If we do not keep ourselves from being polluted by the world, our religion is impure and faulty and worthless and unacceptable in God's sight. Servants of God and of the Lord Jesus Christ work at keeping themselves from being polluted by the world.

III Keep a Tight Rein on Your Tongue
A When James talks about acceptable religion he also talks about the tongue. As we go through James we will discover that James has a lot to say about the tongue. As James looks at servants of God and of the Lord Jesus Christ, he sees control of the tongue as being vital.

Don't forget, many of these Christians have been persecuted for their faith. Soldiers and officers have mistreated them. Neighbors have taken advantage of them. Some have even been rejected by family. In such situations it so easy to want to lash out, to say cruel things, to run people down, to even swear and curse.

No, says James, you don't want to do that. Religious people, servants of God and of the Lord Jesus Christ, keep a tight rein on their tongues. This image of a "tight rein" is borrowed from the world of horses. A couple of weeks ago I watched the judging of Friesian horses. Some of the horses were nervous and high-strung because of the crowds and the noise and the other horses. I noticed that their handlers kept a tight rein on them – not allowing them too much freedom of movement.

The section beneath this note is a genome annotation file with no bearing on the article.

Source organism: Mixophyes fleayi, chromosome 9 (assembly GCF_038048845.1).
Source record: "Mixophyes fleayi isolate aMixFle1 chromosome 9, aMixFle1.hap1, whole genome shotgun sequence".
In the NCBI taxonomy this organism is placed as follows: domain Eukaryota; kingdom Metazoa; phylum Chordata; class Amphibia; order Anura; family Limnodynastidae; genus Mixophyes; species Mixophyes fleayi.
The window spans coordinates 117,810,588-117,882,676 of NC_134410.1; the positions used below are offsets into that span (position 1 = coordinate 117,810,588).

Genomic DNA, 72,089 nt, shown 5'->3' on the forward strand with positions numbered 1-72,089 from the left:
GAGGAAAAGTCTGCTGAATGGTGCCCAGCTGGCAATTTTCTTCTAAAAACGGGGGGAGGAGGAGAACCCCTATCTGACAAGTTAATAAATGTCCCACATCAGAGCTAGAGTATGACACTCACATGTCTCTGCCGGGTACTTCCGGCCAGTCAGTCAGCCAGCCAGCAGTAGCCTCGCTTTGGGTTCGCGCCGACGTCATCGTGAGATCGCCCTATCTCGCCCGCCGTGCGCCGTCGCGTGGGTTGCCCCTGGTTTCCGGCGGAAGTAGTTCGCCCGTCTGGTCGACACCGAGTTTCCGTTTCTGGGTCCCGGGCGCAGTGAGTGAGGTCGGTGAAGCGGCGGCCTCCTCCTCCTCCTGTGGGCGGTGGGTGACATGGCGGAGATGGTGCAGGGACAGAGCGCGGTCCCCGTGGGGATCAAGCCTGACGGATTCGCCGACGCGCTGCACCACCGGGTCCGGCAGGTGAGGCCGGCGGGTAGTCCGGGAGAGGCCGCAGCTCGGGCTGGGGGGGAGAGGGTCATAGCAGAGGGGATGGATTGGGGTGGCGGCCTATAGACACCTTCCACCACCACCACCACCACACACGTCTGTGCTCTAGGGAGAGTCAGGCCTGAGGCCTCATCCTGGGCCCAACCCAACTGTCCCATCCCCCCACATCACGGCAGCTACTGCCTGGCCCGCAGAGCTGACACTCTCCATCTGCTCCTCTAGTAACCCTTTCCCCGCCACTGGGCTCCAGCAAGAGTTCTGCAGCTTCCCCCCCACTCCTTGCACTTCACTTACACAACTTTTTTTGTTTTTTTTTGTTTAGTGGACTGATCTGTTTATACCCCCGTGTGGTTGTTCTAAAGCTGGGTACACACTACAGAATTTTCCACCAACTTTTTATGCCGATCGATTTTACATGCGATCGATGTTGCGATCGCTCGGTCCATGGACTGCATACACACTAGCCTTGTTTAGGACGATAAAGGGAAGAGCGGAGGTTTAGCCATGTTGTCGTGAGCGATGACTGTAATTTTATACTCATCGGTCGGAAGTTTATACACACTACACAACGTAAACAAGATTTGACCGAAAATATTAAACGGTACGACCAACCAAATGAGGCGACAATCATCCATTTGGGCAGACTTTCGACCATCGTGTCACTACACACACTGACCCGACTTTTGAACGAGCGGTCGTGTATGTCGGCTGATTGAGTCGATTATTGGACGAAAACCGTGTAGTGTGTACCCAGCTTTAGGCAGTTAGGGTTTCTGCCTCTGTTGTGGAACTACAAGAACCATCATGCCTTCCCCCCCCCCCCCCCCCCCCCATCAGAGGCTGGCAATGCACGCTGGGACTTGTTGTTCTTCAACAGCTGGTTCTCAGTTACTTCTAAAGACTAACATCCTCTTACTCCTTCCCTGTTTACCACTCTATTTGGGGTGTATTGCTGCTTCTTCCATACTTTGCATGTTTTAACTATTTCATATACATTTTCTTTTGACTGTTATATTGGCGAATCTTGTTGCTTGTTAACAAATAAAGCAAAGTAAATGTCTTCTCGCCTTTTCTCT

Servants of God and of the Lord Jesus Christ are to keep a tight reign on their tongues. There is no need to use profanity and swearing. There is no need to tell dirty jokes. There is no need to lash out with hateful language. There is no need to say what is unkind and untrue. There is no need to hurt the other person. George Sweeting put it this way:
Contentious tongues have hindered the work of God a thousand times over. Critical tongues have closed church doors. Careless tongues have broken the hearts and health of many pastors. The sins of the tongue have besmirched the pure white garments of the bride of Christ.

Cartoonist Charles Schultz was interviewed by "Vanity Fair". He has advice that is good for us to listen to. He said, "I have a strong dislike for vulgar phrases and find that the terms "good grief" and "rats" will cover virtually anything that happens."
Topic: Profanity
Subtopic:
Index: 475
Date: 10/1986.18
Title: Cheap!

Traveling on a plane next to a salesman, Billy Graham asked him, "Are you paid anything for all the swearing you do?"
"No," was the startled reply, "I do it for nothing."
"Nothing?" cried the famous preacher. "You work cheap! You throw aside your character as a gentleman, inflict pain on your friends, break the Lord's commandments, and endanger your own soul -- and all for nothing! You certainly work cheap -- TOO CHEAP!"

B Keep a tight rein on your tongue. That cuts two ways. We are not to use our tongue to hurt and to tear down and to swear. But we are to use our tongue to build up, to edify, to encourage, to praise, to thank, to pray and to worship.

Conclusion
We've been looking at true religion, at acceptable religion, at religion that God our Father accepts as pure and faultless.

Do you keep your tongue under control? Do you look after widows and orphans? Do you keep yourself from being polluted by the world? If your answer is "Yes" then you have religion that God our Father accepts as pure and faultless.
You can e-mail our pastor at: Pastor, Trinity United Reformed Church